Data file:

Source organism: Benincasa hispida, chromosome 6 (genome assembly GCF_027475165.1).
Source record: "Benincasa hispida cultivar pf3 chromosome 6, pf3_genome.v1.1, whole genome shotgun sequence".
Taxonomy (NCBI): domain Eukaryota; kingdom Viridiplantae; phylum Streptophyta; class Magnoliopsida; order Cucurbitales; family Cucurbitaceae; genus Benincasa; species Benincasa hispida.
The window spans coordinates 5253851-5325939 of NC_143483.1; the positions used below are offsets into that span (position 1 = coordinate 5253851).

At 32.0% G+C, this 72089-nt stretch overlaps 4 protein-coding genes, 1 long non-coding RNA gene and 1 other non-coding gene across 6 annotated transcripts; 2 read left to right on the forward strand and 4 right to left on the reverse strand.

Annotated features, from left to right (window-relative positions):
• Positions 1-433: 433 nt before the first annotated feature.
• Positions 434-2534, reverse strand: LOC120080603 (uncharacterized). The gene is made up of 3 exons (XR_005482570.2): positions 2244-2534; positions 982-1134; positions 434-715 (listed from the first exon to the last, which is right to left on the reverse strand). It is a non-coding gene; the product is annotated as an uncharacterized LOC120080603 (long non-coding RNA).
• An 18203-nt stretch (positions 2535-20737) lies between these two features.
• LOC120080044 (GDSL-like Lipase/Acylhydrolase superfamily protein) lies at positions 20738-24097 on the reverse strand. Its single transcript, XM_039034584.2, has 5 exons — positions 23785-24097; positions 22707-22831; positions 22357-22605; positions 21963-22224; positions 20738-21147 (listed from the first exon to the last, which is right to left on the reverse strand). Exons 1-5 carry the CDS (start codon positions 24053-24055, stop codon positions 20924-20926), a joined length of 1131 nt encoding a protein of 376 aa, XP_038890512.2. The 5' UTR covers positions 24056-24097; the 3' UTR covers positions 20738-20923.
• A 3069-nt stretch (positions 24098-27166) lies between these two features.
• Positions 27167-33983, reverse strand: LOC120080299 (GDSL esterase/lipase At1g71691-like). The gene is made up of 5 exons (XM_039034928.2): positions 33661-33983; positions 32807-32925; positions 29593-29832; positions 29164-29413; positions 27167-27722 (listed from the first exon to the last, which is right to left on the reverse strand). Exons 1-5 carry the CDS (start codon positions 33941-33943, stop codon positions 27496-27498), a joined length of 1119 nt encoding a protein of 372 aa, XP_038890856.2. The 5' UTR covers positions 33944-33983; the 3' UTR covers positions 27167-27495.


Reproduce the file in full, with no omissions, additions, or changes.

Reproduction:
Source organism: Benincasa hispida, chromosome 6 (genome assembly GCF_027475165.1).
Source record: "Benincasa hispida cultivar pf3 chromosome 6, pf3_genome.v1.1, whole genome shotgun sequence".
Taxonomy (NCBI): domain Eukaryota; kingdom Viridiplantae; phylum Streptophyta; class Magnoliopsida; order Cucurbitales; family Cucurbitaceae; genus Benincasa; species Benincasa hispida.
The window spans coordinates 5253851-5325939 of NC_143483.1; the positions used below are offsets into that span (position 1 = coordinate 5253851).

At 32.0% G+C, this 72089-nt stretch overlaps 4 protein-coding genes, 1 long non-coding RNA gene and 1 other non-coding gene across 6 annotated transcripts; 2 read left to right on the forward strand and 4 right to left on the reverse strand.

Annotated features, from left to right (window-relative positions):
• Positions 1-433: 433 nt before the first annotated feature.
• Positions 434-2534, reverse strand: LOC120080603 (uncharacterized). The gene is made up of 3 exons (XR_005482570.2): positions 2244-2534; positions 982-1134; positions 434-715 (listed from the first exon to the last, which is right to left on the reverse strand). It is a non-coding gene; the product is annotated as an uncharacterized LOC120080603 (long non-coding RNA).
• An 18203-nt stretch (positions 2535-20737) lies between these two features.
• LOC120080044 (GDSL-like Lipase/Acylhydrolase superfamily protein) lies at positions 20738-24097 on the reverse strand. Its single transcript, XM_039034584.2, has 5 exons — positions 23785-24097; positions 22707-22831; positions 22357-22605; positions 21963-22224; positions 20738-21147 (listed from the first exon to the last, which is right to left on the reverse strand). Exons 1-5 carry the CDS (start codon positions 24053-24055, stop codon positions 20924-20926), a joined length of 1131 nt encoding a protein of 376 aa, XP_038890512.2. The 5' UTR covers positions 24056-24097; the 3' UTR covers positions 20738-20923.
• A 3069-nt stretch (positions 24098-27166) lies between these two features.
• Positions 27167-33983, reverse strand: LOC120080299 (GDSL esterase/lipase At1g71691-like). The gene is made up of 5 exons (XM_039034928.2): positions 33661-33983; positions 32807-32925; positions 29593-29832; positions 29164-29413; positions 27167-27722 (listed from the first exon to the last, which is right to left on the reverse strand). Exons 1-5 carry the CDS (start codon positions 33941-33943, stop codon positions 27496-27498), a joined length of 1119 nt encoding a protein of 372 aa, XP_038890856.2. The 5' UTR covers positions 33944-33983; the 3' UTR covers positions 27167-27495.